Babcock Place Case Study
Babcock Place is a six story apartment building housing senior citizens who pay subsidized rent. It faces a four lane street in what largely is a residential area. The president of the tenants' association sent a handwritten letter to the city council requesting a crosswalk at the corner so residents could cross the street safely to get to a Dairy Queen and a church. The request was sent to the city's Traffic Safety Commission. The Commission is composed of five citizens appointed by the mayor with the city council's approval. According to procedure, the city's traffic engineer conducted traffic counts to determine if a crosswalk was warranted according to nationally accepted traffic safety standards. These standards are designed to balance the desire for traffic control with the need to move traffic efficiently and safely. The standards can be adjusted for the elderly or other exceptional cases. The engineer reported to the Commission that no crosswalk was warranted; the Commission followed the engineer's recommendation that the request be denied and forwarded its recommendation to the city council.

The residents were upset at the recommendation and voiced their displeasure to the city council citing numerous incidents where they could not cross the street safely. They even suggested sarcastically that if the city council would buy the paint, they would supply the labor! When the item came to the city council, the adjacent neighborhood association voiced its support for the crosswalk, noting that many of their members crossed the four lane road to get to a supermarket adjacent to Babcock Place.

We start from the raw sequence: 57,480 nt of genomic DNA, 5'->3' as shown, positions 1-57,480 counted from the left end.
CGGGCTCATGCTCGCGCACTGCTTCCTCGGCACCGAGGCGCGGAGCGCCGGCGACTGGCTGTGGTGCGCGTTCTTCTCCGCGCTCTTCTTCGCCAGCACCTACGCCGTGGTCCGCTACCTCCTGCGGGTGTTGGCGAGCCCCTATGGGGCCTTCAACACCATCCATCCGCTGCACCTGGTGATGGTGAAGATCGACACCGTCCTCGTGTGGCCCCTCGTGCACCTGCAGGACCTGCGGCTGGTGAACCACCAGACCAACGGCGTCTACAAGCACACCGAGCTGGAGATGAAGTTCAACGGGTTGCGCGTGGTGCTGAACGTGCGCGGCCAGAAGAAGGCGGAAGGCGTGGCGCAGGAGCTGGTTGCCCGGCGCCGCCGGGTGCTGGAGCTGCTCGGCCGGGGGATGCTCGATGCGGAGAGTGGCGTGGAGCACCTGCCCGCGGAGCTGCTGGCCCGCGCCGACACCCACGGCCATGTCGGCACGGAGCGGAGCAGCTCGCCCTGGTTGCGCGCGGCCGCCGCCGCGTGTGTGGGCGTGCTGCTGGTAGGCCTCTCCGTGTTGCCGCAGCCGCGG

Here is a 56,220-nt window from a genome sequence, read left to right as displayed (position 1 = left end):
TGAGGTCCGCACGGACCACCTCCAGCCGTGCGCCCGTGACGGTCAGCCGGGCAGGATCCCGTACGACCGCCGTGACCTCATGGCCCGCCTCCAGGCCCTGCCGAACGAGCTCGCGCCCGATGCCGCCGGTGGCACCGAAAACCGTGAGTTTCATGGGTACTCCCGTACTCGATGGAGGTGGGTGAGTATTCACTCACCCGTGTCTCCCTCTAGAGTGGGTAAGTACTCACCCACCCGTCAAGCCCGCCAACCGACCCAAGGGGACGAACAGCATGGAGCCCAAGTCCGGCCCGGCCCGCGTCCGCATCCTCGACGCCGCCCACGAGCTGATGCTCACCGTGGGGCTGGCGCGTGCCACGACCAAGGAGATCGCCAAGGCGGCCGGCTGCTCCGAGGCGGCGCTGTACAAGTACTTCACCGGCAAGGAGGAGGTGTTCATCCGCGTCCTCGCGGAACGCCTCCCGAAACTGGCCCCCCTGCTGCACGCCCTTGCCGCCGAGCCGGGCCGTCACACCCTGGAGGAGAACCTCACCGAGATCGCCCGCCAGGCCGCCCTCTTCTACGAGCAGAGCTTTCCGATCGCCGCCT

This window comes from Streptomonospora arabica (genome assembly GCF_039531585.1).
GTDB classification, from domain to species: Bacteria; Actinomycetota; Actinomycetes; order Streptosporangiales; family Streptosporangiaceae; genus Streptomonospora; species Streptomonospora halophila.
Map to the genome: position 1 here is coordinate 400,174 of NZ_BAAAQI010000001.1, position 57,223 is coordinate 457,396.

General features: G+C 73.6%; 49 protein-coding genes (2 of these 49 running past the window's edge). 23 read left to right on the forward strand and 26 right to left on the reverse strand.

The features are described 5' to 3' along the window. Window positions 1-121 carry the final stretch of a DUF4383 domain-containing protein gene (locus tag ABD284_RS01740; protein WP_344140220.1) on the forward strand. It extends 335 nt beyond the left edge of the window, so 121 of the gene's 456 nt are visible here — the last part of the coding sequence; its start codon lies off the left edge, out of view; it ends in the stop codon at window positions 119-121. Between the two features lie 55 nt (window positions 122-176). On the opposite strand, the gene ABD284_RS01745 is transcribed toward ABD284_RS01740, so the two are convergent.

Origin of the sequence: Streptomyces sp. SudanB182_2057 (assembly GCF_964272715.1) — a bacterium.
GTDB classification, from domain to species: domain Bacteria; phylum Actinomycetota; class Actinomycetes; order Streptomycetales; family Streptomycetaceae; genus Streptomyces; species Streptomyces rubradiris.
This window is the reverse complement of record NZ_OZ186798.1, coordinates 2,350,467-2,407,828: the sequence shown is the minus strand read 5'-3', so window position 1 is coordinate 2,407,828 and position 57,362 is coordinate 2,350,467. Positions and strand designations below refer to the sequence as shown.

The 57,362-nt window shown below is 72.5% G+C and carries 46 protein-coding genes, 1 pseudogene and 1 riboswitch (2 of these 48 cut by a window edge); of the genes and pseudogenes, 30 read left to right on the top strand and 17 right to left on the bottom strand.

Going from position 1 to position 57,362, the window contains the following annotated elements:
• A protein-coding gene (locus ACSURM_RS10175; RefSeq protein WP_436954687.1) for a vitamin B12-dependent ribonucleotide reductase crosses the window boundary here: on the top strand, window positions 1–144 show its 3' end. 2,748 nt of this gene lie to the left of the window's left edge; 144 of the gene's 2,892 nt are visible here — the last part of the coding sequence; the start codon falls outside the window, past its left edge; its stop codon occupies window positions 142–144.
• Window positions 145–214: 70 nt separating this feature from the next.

The city council deferred the item asking staff to explore alternatives to the crosswalk. In the meantime, I visited Babcock Place, and based on my conversations with the residents learned that the "story" was not so much getting to the Dairy Queen or church as it was a matter of mobility and dignity. For the residents, the inability to cross the street limited their independence, and as one grows older independence and dignity are tied to mobility. In essence, they seemed to be saying, "Isn't it government's role to help older citizens maintain dignity in their lives, and isn't a crosswalk a cheap way to accomplish that goal even if it causes some inconvenience to traffic flow?"

While this seems to be a trivial issue in the life of any city, it is not an uncommon one, and it generates a lot of emotion.

John Nalbandian
University of Kansas
Spring 1997
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